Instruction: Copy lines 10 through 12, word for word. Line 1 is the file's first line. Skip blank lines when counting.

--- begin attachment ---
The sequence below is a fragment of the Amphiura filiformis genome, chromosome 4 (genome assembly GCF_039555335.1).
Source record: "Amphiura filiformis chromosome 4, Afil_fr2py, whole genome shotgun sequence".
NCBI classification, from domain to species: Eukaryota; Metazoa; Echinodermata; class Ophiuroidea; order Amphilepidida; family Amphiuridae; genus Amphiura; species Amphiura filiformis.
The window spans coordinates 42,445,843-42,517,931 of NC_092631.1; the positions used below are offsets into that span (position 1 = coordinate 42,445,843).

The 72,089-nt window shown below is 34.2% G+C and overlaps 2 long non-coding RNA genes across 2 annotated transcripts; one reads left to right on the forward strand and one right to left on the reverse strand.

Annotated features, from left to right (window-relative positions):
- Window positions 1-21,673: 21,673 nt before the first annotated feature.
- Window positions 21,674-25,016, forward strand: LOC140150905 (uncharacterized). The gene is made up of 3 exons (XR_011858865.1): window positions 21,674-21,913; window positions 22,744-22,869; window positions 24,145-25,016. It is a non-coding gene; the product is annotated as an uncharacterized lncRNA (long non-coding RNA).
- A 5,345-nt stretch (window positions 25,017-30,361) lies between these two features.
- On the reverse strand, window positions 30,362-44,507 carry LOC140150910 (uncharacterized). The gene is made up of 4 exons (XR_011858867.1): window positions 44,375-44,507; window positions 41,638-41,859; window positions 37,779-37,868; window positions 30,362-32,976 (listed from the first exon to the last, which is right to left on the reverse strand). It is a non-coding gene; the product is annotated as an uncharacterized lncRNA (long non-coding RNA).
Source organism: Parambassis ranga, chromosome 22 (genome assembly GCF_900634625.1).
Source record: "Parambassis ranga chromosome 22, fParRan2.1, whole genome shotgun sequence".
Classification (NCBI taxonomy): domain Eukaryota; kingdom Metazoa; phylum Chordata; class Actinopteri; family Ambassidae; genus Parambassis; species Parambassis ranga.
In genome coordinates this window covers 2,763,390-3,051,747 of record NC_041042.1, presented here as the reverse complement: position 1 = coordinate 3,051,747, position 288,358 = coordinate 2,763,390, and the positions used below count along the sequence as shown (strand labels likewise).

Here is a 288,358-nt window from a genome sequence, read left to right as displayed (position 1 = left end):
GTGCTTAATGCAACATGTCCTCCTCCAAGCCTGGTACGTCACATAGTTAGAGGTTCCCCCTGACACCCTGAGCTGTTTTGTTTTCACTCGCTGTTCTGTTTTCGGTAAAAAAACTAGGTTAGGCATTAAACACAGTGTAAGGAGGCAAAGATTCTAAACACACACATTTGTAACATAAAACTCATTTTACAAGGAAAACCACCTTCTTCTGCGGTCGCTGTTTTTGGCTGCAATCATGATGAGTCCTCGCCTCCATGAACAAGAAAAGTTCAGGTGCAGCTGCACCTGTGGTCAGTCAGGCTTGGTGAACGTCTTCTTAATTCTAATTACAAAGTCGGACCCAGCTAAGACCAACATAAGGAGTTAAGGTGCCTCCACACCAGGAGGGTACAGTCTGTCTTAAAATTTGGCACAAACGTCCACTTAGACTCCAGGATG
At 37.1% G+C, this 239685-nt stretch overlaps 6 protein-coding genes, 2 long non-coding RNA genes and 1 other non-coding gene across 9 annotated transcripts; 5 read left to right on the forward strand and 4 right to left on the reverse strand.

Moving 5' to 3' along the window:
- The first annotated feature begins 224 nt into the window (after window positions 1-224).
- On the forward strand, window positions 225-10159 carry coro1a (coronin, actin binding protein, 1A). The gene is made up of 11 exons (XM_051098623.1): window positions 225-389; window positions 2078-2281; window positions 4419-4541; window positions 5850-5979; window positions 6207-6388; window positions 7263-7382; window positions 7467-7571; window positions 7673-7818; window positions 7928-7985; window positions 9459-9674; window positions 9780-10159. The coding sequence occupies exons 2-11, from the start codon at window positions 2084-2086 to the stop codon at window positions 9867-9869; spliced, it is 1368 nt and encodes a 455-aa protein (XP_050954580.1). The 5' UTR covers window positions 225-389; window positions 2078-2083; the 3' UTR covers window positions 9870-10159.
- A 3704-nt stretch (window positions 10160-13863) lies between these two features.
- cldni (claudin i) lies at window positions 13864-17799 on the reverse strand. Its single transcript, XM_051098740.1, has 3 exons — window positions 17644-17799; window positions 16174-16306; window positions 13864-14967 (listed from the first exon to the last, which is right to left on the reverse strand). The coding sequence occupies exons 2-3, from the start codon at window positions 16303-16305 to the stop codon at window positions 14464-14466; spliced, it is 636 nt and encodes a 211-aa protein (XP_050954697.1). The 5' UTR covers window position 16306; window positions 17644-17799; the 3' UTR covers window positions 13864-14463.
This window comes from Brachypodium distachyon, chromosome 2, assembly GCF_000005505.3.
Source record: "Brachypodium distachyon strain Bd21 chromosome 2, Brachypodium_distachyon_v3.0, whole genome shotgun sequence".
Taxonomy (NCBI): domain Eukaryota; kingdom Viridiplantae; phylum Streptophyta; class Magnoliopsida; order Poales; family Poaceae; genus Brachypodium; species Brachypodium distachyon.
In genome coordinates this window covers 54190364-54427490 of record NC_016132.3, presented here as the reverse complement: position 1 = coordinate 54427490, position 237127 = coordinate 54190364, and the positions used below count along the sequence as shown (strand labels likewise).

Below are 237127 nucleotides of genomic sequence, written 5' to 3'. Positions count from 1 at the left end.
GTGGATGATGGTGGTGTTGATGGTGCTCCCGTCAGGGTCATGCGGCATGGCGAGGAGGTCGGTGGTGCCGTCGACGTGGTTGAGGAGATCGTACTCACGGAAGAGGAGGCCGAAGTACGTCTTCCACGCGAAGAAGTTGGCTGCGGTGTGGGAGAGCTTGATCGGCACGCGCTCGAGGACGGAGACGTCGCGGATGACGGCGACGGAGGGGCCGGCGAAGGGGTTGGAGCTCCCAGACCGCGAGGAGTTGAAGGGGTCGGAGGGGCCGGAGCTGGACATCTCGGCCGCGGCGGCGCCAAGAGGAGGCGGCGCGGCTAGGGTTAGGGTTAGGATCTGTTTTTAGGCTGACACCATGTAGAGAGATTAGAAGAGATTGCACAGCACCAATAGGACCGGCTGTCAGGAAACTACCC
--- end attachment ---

- On the reverse strand, window positions 30,362-44,507 carry LOC140150910 (uncharacterized). The gene is made up of 4 exons (XR_011858867.1): window positions 44,375-44,507; window positions 41,638-41,859; window positions 37,779-37,868; window positions 30,362-32,976 (listed from the first exon to the last, which is right to left on the reverse strand). It is a non-coding gene; the product is annotated as an uncharacterized lncRNA (long non-coding RNA).
Source organism: Parambassis ranga, chromosome 22 (genome assembly GCF_900634625.1).
Source record: "Parambassis ranga chromosome 22, fParRan2.1, whole genome shotgun sequence".